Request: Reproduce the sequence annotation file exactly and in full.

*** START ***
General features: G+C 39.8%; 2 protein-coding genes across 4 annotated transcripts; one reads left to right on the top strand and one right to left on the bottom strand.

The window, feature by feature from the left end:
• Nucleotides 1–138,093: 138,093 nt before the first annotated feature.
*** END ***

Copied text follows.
General features: G+C 39.8%; 2 protein-coding genes across 4 annotated transcripts; one reads left to right on the top strand and one right to left on the bottom strand.

The window, feature by feature from the left end:
• Nucleotides 1–138,093: 138,093 nt before the first annotated feature.